A couple of months back — on what happened to be my 33rd birthday — I noticed the hearing in my right ear was wonky. Everything sounded muffled and far away, similar to what it’s like when you’ve been swimming and haven’t gotten all the water out.
But I hadn’t been swimming. In fact, even though I am a member of Aqua Studio in Tribeca, I hadn’t been to a class that week. The only body of water I’d been near in about ten days was my shower.
I wasn’t dizzy, but I did have the occasional twinge of pain. I feared an ear infection — I used to get them a lot as a kid — but the pain wasn’t that intense, and I didn’t have a fever or any of the other accompanying symptoms. So I did what I always do when I have a minor medical concern: I called my father.
What? He used to teach anatomy.
Dad suggested it could just be plugged from allergies or a sensitivity to the fact that they turned the heat on in my building and its only temperature is “broil.” On his recommendation, I took a decongestant. It didn’t help.
So I decided I’d give it a few days to clear up, which it did not do.
The following Tuesday morning I was at my parents’ apartment because I had been dogsitting. My mother had a medical test of her own that morning, and she didn’t want the added worries about how the pups were faring, as one of them had only been a member of the family for about six weeks at that point, and they haven’t been home alone very long yet. My ear situation had not improved and it had been 5 days.
After my folks were home from Mom’s appointment, I had my dad look in my ear with a flashlight. It’s not as involved an exam as a doctor could do, but he could at least see well enough to determine it wasn’t inflamed and there wasn’t any excess wax. It was at this point that my mother suggested I visit her ENT.
Did I mention she was diagnosed with Ménière’s several months ago? I believe her exact words were “I hope you don’t have what I have.”
I’m on Medicaid (thanks, Obama!) so naturally her ENT doesn’t take my insurance. I decided to pay out of pocket, because trying to find a decent specialist who DOES take Medicaid can take months, and I like hearing things. Fortunately, the doctor was able to see me that afternoon.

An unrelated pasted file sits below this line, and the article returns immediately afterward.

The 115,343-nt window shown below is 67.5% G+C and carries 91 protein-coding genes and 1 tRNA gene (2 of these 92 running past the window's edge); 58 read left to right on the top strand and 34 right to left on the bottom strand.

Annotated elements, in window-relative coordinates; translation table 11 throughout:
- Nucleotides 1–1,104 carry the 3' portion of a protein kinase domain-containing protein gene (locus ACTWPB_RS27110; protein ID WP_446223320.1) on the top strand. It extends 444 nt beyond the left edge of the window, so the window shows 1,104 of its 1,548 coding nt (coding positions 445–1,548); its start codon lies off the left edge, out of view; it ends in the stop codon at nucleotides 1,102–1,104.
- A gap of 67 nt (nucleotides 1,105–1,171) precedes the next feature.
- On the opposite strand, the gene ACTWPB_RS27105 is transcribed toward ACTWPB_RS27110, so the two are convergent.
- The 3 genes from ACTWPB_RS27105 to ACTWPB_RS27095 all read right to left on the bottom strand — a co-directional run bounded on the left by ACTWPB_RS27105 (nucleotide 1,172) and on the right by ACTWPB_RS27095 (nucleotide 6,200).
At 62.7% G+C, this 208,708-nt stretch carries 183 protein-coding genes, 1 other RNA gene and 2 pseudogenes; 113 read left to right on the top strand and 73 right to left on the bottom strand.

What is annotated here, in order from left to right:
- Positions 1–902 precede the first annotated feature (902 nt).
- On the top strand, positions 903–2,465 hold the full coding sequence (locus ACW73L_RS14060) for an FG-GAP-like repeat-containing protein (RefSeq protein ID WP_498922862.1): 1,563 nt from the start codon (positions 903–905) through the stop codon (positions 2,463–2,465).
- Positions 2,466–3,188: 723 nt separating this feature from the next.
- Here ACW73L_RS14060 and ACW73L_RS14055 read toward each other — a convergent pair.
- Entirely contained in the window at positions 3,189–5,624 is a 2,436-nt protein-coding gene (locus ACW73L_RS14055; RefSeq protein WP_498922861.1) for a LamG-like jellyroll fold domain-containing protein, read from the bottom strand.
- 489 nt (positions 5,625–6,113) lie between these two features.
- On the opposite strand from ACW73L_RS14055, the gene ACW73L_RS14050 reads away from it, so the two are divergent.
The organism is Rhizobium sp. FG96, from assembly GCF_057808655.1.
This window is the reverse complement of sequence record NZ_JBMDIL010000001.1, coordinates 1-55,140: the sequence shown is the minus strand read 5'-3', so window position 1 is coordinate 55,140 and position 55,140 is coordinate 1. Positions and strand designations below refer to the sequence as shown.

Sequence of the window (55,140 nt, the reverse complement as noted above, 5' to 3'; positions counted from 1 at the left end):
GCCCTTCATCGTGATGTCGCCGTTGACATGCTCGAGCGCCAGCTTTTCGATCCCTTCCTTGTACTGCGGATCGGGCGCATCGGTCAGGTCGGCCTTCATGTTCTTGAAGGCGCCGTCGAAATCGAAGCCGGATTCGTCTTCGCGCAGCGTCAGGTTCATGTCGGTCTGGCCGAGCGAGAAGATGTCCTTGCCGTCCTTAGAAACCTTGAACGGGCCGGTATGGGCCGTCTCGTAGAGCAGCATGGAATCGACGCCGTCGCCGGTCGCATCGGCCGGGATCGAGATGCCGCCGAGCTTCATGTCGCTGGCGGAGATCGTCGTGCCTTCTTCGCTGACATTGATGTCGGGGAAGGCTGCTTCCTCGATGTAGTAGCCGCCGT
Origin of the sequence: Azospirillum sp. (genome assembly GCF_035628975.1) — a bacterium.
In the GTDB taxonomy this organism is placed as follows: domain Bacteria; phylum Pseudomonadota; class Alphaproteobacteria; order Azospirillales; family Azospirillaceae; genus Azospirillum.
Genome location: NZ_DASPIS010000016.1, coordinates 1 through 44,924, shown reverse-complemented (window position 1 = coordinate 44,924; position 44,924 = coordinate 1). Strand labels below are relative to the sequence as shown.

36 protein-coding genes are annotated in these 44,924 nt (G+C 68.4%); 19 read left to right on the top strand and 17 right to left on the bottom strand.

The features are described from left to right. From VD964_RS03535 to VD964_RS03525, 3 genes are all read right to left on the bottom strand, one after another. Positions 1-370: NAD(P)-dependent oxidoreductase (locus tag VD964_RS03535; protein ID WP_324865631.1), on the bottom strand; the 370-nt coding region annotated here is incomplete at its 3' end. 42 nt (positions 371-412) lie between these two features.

Random factoid: this doctor’s office is in the same building as Hillary Clinton’s campaign office. Security was not as tight as I imagined it would be, but she was in Florida.
The doctor did a physical exam of my ears, declaring the left one “perfect” and seeing nothing amiss on the right. So I went for a hearing test. It determined that I have great hearing in the good ear, but that my low end was knocked out on the right. I had actually noticed that my dad’s speaking voice sounded weird and bothersome, so this didn’t surprise me.
As it turned out, I do, in fact, have what my mom has. It’s a less advanced case than hers, which is why I was not experiencing the dizziness or vertigo. I was prescribed a week-long course of Prednisone (which cleared up my symptoms within a couple of days), and advised to begin a low-sodium diet. I am supposed to stay under 1500 mg per day, which is really low compared to what most people eat. Which means no takeout, no stopping for a quick lunch, no more of my beloved hint of lime tortilla chips. No more salty snacks. Which meant a very salty Liza.
I’ve been doing my best to stick to this since October, and to be honest, at first I was a little obsessive about it.
I monitored my sodium the first day after a big order o’ veggies arrived from FreshDirect, and even if you consider the possibility that I was underestimating, I was still way below the 1500 mg cap.
What’s a girl with perfectionist tendencies to do? I can’t completely ignore the dietary recommendations my doctor gave me, but I also have to be mindful of my brain.
I worked really hard to move away from the restrictive dieting mentality. And while I know this isn’t exactly the same — my goal is not to temporarily manipulate my body size — many of the actions are similar.
In the weeks since I was diagnosed, I’ve worked to limit my sodium intake. I don’t order takeout as often, I choose snacks that aren’t salty (and eat limited amounts of the rest), and I choose low sodium varieties of foods when available. I also try to cook at home and not use much salt.
(My best find was coconut aminos, which replace soy sauce and actually taste BETTER.)
I’m not allowing myself to be too restrictive. My doctor’s advice is important, but she didn’t know my history with dieting when she recommended it, and I have to look after all of my needs. So I’m staying in a middle ground and trying to be healthy as well as happy. I guess I’m restricting my restrictiveness.